Contributions to Section 529 Plans are considered completed gifts and are subject to the gift tax rules. Under these rules, individuals can annually give away (gift) money up to the annual limit to another individual (double for a married couple) without triggering gift taxes or reducing their lifetime gift and estate tax exclusion. The annual gift exclusion amount is $13,000 for 2011 (same as 2009 and 2010) and is periodically adjusted for inflation. Please call this office for the limits for other years.
In addition, individuals are allowed to make five years’ worth of gifts to a Section 529 Plan in one year. That means an individual can contribute $65,000 in 2011 and a couple $130,000. (Note: These values are periodically adjusted for inflation; please call this office for the current amount.) However, no additional gift could be given to the beneficiary of the Section 529 Plan for that entire five-year period. The gift would reduce the donor’s estate by the full amount of the gift by the end of the five-year period. Should the donor die before the five-year period elapses, any amount in excess of the allowable annual exemptions would revert back to the donor’s estate. Note: A gift tax return must be filed for the year of the contribution if it exceeds the annual gift tax exclusion claiming this special exemption.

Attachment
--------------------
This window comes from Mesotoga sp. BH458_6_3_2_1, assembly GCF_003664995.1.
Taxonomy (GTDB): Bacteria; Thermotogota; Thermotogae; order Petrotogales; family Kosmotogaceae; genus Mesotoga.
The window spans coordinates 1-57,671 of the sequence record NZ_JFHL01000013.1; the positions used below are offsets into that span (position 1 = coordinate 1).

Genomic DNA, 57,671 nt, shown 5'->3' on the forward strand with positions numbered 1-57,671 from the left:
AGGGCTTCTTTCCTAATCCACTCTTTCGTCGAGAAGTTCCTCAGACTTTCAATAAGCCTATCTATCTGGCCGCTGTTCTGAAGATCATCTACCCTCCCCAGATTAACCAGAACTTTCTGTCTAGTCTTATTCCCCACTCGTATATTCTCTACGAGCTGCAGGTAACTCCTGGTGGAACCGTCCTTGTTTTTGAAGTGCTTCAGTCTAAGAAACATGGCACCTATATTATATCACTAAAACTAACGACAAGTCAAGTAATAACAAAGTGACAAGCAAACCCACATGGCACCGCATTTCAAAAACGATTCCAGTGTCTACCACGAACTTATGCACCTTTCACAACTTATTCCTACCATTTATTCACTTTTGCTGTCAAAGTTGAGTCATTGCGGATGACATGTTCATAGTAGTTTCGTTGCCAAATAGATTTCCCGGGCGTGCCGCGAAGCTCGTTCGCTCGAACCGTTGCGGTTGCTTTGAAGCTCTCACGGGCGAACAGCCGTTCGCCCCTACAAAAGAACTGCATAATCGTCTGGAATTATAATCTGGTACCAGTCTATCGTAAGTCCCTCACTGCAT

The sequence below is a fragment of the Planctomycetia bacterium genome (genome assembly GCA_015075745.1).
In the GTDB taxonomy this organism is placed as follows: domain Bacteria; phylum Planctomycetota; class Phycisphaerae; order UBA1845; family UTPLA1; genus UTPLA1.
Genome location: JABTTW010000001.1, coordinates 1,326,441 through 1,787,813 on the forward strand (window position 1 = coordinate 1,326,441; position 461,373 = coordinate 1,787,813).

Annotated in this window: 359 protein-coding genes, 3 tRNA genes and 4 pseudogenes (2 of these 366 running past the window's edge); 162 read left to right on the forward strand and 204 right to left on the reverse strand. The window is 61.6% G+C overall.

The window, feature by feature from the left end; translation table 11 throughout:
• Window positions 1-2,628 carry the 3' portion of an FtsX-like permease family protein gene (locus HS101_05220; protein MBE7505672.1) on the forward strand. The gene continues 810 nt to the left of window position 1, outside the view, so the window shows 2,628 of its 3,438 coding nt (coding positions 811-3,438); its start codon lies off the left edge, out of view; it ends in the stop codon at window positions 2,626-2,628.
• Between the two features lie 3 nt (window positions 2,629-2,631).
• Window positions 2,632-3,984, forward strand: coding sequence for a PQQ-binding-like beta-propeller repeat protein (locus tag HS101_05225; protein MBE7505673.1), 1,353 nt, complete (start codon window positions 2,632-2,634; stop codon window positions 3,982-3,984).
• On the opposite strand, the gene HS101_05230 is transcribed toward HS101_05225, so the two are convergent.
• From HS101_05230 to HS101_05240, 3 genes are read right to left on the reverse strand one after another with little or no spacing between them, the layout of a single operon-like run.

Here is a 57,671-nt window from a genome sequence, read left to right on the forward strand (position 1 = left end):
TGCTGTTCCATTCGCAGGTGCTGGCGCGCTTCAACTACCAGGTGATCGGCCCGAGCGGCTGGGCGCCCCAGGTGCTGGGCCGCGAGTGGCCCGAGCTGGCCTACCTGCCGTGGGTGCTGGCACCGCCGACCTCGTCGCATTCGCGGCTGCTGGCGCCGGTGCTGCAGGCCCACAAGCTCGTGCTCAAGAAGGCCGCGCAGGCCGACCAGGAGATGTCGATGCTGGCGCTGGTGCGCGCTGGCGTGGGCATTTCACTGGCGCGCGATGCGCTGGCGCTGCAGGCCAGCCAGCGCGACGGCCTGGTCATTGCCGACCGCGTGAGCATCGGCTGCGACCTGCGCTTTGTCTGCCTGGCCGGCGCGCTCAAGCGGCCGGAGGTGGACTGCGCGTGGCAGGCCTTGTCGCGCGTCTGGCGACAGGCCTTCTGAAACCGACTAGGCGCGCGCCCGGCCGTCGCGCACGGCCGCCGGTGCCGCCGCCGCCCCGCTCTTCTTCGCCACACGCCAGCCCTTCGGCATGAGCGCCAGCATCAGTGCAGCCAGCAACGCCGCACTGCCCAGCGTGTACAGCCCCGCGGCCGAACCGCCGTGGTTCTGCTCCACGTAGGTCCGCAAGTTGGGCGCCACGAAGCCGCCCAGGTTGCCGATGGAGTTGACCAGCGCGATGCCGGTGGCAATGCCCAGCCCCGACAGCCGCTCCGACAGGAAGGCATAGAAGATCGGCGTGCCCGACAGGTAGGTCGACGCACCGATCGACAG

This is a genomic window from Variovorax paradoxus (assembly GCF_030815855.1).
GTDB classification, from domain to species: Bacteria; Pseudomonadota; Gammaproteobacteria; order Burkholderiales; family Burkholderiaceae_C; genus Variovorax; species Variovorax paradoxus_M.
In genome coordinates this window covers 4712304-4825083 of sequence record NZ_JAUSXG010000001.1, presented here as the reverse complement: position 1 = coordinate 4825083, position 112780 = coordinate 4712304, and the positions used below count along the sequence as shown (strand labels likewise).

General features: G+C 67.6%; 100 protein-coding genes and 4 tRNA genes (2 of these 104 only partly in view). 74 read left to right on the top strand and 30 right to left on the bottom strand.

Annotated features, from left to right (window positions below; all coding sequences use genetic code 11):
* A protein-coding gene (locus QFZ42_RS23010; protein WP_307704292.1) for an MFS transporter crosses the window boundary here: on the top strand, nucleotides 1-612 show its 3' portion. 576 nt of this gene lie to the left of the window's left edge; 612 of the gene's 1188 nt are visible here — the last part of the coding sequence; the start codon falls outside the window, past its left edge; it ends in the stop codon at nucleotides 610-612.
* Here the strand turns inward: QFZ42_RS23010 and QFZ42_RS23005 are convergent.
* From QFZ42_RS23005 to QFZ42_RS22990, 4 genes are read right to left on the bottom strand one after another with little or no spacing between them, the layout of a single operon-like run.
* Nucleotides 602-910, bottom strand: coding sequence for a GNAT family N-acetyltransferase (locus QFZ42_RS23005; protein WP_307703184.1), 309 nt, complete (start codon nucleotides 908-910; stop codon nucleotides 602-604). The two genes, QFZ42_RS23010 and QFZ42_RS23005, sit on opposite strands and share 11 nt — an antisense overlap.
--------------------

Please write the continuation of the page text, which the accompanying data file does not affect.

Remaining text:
Section 529 Plans are increasingly being promoted as an estate-planning device for wealthy grandparents, since making a large contribution to a 529 Plan reduces your taxable estate much quicker than the current annual gift exclusion. But while the assets leave your estate, they don't leave your control.
Please Note: Transfers and change of beneficiaries can trigger gift and generation-skipping taxes if not planned correctly. If you are contemplating a change in beneficiary or transferring an account to another beneficiary, you are cautioned to call this office in advance. We can plan the change or transfer in such a way to avoid or minimize any potential gift or generation-skipping taxes.
Section 529 Plans are state-sponsored programs. You are actually investing in a program authorized by the Federal government and run by the various states. To attract their own residents, some states offer tax deductions for contributions, while others will disregard the account balances when calculating state financial aid. It is important to understand that you are not limited to establishing a plan with your resident state. You should investigate the various state plans available and evaluate their performance, expenses, and investment options before making your selection.
Evaluating the various plans available, selecting one that meets your needs, and deciding on the amount of money to contribute to the fund can be time-consuming and complex. If you need professional assistance, please call this office.